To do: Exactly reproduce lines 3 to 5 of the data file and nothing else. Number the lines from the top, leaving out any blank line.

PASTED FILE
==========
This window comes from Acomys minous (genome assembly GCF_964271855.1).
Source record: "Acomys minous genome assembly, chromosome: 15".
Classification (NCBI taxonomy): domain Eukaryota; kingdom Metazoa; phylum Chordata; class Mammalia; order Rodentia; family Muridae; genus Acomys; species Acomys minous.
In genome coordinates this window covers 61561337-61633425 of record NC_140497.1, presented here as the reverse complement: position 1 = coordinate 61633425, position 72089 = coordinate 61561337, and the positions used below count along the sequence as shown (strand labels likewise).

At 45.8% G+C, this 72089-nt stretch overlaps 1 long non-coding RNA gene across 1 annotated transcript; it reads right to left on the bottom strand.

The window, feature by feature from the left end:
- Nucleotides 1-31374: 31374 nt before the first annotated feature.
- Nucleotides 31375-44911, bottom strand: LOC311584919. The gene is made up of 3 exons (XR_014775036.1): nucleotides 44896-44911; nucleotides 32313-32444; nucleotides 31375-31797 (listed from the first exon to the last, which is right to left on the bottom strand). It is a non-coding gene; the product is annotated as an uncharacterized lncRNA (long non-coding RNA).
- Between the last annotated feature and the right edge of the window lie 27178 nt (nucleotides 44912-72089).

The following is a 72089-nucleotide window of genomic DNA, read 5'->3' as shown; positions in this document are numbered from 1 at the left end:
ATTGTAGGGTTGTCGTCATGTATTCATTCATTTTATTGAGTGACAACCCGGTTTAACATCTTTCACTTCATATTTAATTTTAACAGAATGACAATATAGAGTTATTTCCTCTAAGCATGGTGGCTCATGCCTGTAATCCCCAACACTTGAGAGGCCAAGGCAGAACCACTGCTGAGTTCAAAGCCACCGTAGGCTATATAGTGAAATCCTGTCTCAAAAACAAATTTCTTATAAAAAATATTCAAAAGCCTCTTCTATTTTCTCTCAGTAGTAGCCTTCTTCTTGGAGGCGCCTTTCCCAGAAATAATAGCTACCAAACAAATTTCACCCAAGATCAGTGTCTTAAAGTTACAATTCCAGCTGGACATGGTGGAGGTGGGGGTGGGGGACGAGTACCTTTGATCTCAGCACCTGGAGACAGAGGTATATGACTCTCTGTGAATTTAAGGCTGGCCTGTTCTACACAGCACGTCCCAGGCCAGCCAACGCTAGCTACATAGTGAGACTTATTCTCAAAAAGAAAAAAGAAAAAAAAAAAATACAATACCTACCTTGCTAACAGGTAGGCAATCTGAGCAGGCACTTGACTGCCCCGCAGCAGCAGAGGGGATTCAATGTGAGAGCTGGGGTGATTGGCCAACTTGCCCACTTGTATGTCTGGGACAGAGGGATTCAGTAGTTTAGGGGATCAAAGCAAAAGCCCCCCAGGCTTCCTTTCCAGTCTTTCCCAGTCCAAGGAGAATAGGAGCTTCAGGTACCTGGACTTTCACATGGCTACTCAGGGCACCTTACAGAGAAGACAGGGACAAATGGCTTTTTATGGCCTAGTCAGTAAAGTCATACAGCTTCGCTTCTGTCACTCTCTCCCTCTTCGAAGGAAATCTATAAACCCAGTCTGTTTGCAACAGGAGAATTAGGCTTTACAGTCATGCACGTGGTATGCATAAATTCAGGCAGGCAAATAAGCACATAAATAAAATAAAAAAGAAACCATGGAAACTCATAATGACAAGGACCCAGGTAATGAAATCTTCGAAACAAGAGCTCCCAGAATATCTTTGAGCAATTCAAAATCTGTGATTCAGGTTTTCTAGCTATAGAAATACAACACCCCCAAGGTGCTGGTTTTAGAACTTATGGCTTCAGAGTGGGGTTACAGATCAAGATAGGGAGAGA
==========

Classification (NCBI taxonomy): domain Eukaryota; kingdom Metazoa; phylum Chordata; class Mammalia; order Rodentia; family Muridae; genus Acomys; species Acomys minous.
In genome coordinates this window covers 61561337-61633425 of record NC_140497.1, presented here as the reverse complement: position 1 = coordinate 61633425, position 72089 = coordinate 61561337, and the positions used below count along the sequence as shown (strand labels likewise).

At 45.8% G+C, this 72089-nt stretch overlaps 1 long non-coding RNA gene across 1 annotated transcript; it reads right to left on the bottom strand.